Until 24 March New Yorkers have the chance to catch a remarkable exhibition called 'Silent sacred spaces'. The exhibition is a unique collection of photographs by Robert Lyons of eight Syrian synagogues.
The photographs were taken by Lyons in April 1995 during a documentation project organized by the Jewish Heritage Program of the World Monuments Fund. Lyons' photographs, while designed to document Syrian synagogues threatened by closure and dismantling, also reflect his keen eye and sense of space.
Unlike many other Jewish communities that have suffered willful destruction and abandonment in the 20th century, Syrian Jews remained in their native country, forbidden to emigrate since the mid-1940s. After emigration policies relaxed in 1990, thousands of Jews left Syria and reconstituted many of their traditional communal institutions in new settings -- notably the United States and Israel. However, they were obliged to leave behind much of the material legacy produced during the centuries of tolerant Ottoman rule when Jewish tradesmen had prospered and constructed many of the large synagogues.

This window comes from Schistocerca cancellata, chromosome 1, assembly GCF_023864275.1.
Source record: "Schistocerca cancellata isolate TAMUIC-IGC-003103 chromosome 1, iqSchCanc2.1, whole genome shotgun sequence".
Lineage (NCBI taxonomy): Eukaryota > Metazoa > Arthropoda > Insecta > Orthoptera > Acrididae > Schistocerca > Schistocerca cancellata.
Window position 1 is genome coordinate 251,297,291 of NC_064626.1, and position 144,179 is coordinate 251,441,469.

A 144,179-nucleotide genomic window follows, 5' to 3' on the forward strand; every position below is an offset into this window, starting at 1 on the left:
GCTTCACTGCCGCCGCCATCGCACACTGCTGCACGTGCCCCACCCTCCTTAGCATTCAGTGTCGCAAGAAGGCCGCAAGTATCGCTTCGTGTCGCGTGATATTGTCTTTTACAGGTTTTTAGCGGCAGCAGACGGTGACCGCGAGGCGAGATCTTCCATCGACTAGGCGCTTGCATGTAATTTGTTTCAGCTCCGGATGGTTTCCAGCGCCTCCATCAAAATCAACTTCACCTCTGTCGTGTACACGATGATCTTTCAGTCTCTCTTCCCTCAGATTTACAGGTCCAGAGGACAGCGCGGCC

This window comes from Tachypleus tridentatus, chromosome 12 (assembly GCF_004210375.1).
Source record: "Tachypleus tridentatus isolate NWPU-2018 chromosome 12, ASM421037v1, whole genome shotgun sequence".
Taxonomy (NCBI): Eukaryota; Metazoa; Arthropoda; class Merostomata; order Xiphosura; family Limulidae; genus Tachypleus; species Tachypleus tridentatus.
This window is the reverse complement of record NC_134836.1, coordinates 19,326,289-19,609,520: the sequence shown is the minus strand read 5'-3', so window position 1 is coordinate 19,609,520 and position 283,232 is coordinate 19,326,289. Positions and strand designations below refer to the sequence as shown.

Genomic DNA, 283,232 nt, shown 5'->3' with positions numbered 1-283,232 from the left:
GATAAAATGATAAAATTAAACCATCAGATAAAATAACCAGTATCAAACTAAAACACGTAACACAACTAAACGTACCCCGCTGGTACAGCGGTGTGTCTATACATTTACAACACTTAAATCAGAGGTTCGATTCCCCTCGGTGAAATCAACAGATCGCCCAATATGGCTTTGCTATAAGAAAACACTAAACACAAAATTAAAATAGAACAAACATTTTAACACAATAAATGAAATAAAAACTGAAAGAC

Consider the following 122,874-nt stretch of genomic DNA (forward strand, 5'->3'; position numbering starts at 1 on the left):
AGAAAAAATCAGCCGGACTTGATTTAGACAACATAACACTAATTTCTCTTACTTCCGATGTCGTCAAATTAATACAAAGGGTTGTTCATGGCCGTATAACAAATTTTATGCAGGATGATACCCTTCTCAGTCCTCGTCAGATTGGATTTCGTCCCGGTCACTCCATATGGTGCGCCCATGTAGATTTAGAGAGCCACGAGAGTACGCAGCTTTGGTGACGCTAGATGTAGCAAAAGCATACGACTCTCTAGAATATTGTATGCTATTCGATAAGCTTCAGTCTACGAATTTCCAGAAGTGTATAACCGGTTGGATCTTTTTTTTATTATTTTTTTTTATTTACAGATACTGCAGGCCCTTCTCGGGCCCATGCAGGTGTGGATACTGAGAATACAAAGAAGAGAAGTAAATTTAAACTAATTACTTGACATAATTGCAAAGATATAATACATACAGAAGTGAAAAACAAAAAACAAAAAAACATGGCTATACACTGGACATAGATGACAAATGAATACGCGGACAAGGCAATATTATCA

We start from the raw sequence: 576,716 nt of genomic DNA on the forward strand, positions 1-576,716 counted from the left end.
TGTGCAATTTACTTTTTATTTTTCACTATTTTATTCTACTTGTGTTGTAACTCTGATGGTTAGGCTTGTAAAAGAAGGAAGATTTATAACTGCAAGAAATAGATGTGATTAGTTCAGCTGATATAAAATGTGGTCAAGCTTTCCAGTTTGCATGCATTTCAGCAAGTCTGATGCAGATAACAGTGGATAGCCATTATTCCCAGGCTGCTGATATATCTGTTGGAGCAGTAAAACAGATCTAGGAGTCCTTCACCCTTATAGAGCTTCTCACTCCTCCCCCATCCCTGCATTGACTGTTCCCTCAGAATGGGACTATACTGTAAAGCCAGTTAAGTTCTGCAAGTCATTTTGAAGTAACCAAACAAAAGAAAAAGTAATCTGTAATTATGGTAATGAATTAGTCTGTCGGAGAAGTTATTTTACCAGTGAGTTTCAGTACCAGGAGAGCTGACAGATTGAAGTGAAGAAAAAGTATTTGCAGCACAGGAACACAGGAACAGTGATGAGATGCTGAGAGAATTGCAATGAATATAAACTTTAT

Lyons encountered not only difficulties in arranging his visit, but also in the tight control of his work schedule by Syrian security officers. He was nevertheless able to document three-quarters of the known synagogues in the country. Some, such as the medieval synagogue at Tadeef, are in ruins; however, most others were still intact and fully furnished. Lyons captured the architecturally impressive and richly decorated synagogues in what is, for the most part, their complete state. Missing of course, are the congregants whose prayers made these synagogues truly sacred spaces. (The Great Synagogue, Aleppo, (pictured) dates back to 950BC)
Exhibition catalogue here